Part of the building design included installation of venetian blinds to reduce the amount of glare through the windows, a cause of occupant complaints. The blinds are hung from the top of the upper window frame and are able to hang down and cover both the upper and lower windows on the facade. The blinds are made up of many 2.5 cm (1 in.) slats that can be adjusted as needed by the occupants: they can be drawn up or down as well as tilted to better control the amount of daylight entering the space. Since the blinds are installed on the top frame of the upper window, when the blinds are down, they cover the upper windows, restricting the amount of air that can enter (or exit) the building. Additionally, when these blinds are down, they reduce the effectiveness of the light shelves.

The stack vents at the roof have a series of louvers on each of the four vertical faces of the stacks. These are controlled by orientation (e.g., all of the eastern louvers for all five stacks are either open or closed). The louvers do not modulate and are, therefore, either fully open or fully closed. There also is a rain and wind sensor located on the roof that is tied into the simple control system for the fans in the stacks. If there is any rain, the louvers are closed. If the wind outside exceeds 4 m/s (9 mph) the louvers are closed in the direction of the wind. The louvers are kept open if the fans in the stacks are on. The fans are three-blade, 0.746 kW (1 hp) unidirectional fans. On still days, airflow is driven by buoyancy flow, with the louvers open in the stack vents to enhance the stack effect. On windy days, the airflow can be more similar to single-sided ventilation on the ground and second floors, with the potential for some cross-ventilation on the first floor. In part, this is dependent on the interior loads, number of windows open, and solar radiation. In automated mode, the fans and louvers are controlled by a single temperature point located in the atrium just above the ceiling level of the second floor. If this thermocouple reaches 26[degrees]C (79[degrees]F) or more, the louvers are allowed to open and the fans are turned on. If the temperature drops below 26[degrees]C (79[degrees]F), the fans turn off. Below 22[degrees]C (72[degrees]F), the louvers close.

Performance Evaluation Methods

Long-term monitoring of both buildings was conducted. The internal temperature and relative humidity throughout the occupied spaces was measured along with the energy consumption by subsystem and the external conditions. The equipment was installed at the beginning of the summer season and removed 18 months later. This extended period provided time for troubleshooting equipment during the first summer before recording a complete data set for a 12-month period. Problems were corrected to ensure that data loggers were recording properly and thermocouples remained in position. Through some trial and error and data analysis, after two months the equipment was working properly.

Temperature Sensors. Temperature and relative humidity sensors were used to monitor the climatic conditions of the occupied space for both of the buildings. The sensors had temperature accuracy of [+ or -]0.7[degrees] at 21[degrees]C ([+ or -]1.27[degrees] at 70[degrees]F) and [+ or -]5% accuracy for relative humidity. The same sensors were used for both buildings, but the location of the sensor varied based on suitable locations within the occupied space. These compact, discrete sensors were placed throughout the building. There were six per floor in the MV building. The second floor, south side, had a total of nine sensors to obtain a more accurate horizontal temperature distribution. The sensors were placed at desk level height (1.0 m [3.2 ft]) since most occupants spend much of their day working at a desk. Additional sensors were strung in the atrium, measuring temperature and relative humidity at interstitial spaces. Each end of the atrium had three sensors, for a total of six sensors. Their approximate locations were at 3.9 m (12.8 ft), 7.8 m (25.6 ft), and 11.7 m (38.4 ft) from the ground floor. The sensors had data collectors to record temperature and relative humidity information at 15-minute intervals.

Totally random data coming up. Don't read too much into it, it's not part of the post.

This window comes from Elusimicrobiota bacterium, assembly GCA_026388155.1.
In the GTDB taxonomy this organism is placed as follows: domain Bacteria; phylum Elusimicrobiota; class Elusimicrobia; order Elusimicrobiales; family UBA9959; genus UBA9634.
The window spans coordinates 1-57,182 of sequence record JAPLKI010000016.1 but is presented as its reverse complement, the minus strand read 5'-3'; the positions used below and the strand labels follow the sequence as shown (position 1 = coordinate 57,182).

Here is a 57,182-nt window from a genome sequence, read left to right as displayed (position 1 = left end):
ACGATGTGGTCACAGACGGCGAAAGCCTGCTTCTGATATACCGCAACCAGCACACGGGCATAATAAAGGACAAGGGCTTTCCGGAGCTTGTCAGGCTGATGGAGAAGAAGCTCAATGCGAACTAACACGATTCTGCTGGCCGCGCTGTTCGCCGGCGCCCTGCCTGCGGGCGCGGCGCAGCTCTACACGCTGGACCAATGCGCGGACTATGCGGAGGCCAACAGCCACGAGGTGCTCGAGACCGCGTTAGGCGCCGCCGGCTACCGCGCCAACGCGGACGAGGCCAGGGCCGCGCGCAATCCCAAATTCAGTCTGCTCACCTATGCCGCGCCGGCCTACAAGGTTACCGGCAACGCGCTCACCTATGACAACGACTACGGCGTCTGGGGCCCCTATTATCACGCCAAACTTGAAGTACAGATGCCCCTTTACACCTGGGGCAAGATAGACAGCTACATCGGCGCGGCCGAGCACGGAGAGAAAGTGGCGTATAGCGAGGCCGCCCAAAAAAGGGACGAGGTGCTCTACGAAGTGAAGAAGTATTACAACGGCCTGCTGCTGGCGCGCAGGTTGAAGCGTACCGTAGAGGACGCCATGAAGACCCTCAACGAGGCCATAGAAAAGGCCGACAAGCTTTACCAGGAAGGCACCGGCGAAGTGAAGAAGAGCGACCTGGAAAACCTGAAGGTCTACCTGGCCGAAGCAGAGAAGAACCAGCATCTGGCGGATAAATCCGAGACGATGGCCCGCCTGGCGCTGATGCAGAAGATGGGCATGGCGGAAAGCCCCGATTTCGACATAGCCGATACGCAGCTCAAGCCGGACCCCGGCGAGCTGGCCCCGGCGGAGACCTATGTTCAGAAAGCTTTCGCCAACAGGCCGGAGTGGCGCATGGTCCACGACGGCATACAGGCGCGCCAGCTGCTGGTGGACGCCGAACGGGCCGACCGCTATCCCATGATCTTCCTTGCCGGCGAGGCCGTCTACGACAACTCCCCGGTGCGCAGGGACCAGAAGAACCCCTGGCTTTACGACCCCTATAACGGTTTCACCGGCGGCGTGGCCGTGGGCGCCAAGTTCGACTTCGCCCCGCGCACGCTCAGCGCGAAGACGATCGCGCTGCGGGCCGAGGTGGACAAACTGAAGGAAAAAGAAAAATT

One of the more important parameters monitored was the interior temperature. This is one of the first indications of the performance of any building. If the internal temperature is outside of the comfort range, productivity can deteriorate. The data-logging devices also recorded relative humidity levels--another important characteristic of a naturally ventilated building, since the humidity cannot be directly controlled. For long-term temperature and humidity monitoring in the NV building, compact temperature and relative humidity data loggers were used throughout the building. Most of the data loggers were located at desk height, approximately 1.0 m (3.2 ft) above the floor. An additional series of four data loggers was installed in each occupied floor area at four different heights, at the floor level, 0.76 m (2.5 ft) above the floor, 1.76 m (5.8 ft) above the floor, and 2.54 m (8.3 ft) above the floor, to obtain an initial determination of stratification within the occupied zone. Four other data loggers were placed around the atrium at each floor level to determine the amount of stratification that occurred there. The data loggers were placed between windows, to avoid being in the direct airflow from the window. The data loggers located at the atrium were attached at the floor level at the ledge of the atrium.